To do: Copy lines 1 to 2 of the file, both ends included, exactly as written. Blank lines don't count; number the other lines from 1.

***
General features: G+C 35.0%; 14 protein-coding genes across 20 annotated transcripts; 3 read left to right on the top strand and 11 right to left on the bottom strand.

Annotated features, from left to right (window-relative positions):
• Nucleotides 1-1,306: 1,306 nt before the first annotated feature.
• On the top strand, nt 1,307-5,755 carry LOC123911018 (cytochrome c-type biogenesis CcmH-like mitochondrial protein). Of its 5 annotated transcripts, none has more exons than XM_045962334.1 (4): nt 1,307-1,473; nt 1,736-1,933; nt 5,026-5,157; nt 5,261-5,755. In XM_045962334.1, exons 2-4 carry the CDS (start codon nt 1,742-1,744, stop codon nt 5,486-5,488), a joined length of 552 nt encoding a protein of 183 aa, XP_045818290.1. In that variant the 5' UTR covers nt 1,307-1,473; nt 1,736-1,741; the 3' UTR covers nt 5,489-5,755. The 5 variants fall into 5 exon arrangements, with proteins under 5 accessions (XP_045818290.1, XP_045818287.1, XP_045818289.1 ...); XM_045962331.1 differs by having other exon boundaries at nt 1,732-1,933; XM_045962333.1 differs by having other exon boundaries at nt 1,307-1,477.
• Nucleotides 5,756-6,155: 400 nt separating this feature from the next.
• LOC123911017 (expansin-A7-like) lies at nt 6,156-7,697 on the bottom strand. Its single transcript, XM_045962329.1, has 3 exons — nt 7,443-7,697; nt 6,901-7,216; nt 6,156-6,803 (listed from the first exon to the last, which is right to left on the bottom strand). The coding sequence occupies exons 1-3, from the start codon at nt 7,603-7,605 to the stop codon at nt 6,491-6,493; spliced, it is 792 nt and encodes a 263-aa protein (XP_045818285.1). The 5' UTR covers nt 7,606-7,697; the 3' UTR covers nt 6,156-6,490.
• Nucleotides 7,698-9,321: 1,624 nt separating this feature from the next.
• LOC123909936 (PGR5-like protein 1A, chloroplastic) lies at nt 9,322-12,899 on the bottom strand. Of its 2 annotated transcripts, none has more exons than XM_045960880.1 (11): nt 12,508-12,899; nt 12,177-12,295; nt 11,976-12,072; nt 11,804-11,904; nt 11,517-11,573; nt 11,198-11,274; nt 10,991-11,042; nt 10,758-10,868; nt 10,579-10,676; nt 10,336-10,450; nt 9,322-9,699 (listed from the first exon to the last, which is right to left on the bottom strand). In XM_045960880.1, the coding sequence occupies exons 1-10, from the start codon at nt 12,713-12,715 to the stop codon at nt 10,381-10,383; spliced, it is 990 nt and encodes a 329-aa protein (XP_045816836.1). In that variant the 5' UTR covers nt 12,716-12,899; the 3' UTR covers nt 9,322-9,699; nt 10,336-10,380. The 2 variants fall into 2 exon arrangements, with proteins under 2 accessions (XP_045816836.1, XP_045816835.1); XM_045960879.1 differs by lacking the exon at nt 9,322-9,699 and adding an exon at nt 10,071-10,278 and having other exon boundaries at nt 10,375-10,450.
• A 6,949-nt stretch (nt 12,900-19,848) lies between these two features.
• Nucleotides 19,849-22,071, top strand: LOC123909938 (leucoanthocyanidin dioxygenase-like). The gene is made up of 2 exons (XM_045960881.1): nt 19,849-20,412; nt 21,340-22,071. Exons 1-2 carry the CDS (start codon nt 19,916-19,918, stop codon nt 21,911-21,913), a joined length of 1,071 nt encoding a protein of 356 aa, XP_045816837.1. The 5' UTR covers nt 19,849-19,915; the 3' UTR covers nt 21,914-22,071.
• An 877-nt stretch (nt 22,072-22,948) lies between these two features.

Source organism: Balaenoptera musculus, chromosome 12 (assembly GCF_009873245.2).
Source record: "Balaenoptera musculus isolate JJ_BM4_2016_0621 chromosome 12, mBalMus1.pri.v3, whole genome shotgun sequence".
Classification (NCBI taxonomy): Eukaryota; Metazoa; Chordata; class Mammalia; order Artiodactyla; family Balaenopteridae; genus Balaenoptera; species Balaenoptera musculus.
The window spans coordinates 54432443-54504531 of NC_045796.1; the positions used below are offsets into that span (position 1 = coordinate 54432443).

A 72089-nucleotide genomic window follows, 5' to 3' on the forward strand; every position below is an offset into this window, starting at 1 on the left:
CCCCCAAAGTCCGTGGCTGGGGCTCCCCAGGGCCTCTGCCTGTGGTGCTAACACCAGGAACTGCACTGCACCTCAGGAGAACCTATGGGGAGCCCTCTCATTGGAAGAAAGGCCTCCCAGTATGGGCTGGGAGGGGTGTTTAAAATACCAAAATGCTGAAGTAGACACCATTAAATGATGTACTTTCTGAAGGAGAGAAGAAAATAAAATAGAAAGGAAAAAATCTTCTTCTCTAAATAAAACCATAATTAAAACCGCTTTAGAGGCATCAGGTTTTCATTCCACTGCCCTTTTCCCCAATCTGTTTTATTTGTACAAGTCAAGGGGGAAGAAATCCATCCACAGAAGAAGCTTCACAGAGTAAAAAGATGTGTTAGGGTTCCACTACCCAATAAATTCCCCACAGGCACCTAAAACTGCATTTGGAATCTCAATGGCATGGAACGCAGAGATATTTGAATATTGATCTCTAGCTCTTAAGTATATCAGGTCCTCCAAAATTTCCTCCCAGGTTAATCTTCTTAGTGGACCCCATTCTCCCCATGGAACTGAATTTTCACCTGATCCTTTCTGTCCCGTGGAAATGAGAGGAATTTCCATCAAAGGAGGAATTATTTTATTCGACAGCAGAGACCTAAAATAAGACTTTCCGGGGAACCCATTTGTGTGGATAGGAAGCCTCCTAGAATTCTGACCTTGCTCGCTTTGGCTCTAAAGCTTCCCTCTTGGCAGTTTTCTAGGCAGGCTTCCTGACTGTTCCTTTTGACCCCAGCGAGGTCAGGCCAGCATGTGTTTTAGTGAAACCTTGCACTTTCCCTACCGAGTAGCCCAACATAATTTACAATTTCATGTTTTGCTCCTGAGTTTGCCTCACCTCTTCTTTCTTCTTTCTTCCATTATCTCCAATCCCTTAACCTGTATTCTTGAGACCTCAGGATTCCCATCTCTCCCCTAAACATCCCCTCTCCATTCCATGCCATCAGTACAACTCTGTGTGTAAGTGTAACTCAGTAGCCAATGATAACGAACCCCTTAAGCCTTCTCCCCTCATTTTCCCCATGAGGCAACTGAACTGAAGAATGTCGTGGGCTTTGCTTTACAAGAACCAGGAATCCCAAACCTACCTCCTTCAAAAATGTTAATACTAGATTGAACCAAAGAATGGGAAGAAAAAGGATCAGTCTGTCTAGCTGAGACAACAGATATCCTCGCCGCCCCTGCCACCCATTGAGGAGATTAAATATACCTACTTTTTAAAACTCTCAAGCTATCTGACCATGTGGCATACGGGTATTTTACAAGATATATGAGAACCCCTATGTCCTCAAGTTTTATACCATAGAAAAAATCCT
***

General features: G+C 35.0%; 14 protein-coding genes across 20 annotated transcripts; 3 read left to right on the top strand and 11 right to left on the bottom strand.

Annotated features, from left to right (window-relative positions):